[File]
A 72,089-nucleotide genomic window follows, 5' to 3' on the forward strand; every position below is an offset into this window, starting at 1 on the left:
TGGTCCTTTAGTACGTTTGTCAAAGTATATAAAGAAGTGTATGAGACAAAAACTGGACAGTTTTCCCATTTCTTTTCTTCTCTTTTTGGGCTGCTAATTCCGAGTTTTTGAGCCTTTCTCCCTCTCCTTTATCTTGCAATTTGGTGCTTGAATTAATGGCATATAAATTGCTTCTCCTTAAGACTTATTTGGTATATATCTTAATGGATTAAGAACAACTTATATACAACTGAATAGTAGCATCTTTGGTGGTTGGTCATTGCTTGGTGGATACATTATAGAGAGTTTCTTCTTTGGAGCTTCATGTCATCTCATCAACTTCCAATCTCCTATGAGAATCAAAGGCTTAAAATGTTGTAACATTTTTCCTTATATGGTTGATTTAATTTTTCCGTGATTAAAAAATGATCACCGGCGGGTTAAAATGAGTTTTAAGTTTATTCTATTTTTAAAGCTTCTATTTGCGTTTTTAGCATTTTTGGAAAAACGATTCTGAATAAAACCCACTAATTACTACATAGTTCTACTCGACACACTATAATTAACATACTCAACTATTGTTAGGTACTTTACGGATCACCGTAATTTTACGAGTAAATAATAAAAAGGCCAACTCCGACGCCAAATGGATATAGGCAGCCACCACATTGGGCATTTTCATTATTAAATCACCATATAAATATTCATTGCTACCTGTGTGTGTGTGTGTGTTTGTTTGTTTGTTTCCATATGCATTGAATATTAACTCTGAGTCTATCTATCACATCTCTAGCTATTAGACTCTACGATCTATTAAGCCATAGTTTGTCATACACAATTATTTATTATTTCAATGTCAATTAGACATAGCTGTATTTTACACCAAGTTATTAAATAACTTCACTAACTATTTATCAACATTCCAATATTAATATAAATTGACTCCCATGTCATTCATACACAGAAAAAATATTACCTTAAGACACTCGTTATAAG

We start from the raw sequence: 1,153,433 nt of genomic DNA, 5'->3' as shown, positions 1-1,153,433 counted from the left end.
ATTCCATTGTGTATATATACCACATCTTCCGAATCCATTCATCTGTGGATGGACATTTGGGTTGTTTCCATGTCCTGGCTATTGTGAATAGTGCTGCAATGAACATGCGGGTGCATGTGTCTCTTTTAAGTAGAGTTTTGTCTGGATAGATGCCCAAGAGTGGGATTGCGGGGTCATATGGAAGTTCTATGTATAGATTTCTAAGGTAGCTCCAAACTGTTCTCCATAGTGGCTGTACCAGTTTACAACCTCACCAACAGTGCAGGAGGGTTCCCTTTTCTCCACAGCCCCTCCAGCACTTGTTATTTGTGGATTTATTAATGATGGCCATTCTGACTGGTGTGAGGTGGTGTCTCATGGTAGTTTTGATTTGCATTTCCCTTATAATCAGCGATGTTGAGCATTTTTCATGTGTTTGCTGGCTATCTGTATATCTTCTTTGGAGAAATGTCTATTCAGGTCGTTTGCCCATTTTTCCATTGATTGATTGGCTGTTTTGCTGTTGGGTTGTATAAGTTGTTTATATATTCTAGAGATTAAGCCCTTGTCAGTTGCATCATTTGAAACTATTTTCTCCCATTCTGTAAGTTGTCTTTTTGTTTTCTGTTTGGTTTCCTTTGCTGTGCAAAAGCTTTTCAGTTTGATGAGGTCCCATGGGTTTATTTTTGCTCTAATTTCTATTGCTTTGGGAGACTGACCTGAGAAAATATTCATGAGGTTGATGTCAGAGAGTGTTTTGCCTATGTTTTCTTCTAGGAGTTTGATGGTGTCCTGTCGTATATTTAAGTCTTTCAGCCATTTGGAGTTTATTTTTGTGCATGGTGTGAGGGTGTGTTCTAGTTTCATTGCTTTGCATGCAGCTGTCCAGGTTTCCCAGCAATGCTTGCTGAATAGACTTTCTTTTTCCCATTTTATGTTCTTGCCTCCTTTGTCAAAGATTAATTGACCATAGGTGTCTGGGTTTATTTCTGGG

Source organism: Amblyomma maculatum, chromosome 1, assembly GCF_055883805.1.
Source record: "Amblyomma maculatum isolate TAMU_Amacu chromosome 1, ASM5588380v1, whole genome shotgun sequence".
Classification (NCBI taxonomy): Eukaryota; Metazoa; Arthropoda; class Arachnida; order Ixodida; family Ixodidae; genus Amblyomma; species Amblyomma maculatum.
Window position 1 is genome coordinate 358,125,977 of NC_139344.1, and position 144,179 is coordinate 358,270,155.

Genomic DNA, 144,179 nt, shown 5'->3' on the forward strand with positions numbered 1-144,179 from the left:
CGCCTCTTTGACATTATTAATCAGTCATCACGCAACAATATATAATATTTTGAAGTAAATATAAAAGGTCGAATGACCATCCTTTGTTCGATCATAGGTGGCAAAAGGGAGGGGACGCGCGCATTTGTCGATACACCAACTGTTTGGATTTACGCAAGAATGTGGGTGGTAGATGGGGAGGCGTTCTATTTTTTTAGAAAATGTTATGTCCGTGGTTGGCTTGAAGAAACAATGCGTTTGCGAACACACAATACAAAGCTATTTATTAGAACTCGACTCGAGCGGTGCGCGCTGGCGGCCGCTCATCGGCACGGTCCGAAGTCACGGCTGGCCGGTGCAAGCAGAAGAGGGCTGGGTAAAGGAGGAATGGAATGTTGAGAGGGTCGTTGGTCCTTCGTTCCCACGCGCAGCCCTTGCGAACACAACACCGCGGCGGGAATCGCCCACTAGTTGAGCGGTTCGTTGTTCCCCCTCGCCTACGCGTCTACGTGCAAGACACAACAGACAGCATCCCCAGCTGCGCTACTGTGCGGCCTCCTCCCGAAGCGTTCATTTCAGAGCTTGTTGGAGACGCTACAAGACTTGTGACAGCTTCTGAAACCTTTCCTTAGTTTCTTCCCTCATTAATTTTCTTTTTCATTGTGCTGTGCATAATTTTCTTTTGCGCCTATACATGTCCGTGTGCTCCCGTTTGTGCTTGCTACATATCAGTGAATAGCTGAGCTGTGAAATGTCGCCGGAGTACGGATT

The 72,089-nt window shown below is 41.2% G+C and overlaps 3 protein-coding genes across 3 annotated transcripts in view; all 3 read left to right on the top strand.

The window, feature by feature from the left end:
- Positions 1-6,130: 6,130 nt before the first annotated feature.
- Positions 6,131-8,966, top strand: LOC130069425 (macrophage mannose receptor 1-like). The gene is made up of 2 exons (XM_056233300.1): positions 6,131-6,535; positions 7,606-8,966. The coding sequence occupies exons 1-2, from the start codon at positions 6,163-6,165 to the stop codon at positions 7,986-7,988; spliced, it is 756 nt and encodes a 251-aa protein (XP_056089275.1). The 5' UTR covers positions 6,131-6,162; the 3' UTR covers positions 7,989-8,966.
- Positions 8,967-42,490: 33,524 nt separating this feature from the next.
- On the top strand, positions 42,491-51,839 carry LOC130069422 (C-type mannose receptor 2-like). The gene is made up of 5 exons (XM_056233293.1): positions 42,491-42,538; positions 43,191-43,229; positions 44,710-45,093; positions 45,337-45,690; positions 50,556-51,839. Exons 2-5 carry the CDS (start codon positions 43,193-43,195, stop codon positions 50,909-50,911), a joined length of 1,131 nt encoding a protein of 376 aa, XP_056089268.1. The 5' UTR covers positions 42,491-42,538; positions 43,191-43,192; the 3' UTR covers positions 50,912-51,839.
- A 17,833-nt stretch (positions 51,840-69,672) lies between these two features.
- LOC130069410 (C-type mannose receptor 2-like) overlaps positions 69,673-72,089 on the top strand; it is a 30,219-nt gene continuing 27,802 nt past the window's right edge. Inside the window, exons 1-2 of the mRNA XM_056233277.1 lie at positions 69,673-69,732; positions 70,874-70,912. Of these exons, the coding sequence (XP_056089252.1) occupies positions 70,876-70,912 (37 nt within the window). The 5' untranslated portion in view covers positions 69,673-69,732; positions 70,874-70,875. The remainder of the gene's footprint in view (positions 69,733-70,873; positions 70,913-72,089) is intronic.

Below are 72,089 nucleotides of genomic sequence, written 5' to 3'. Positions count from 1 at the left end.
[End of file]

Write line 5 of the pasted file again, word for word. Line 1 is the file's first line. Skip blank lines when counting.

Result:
Source organism: Amblyomma maculatum, chromosome 1, assembly GCF_055883805.1.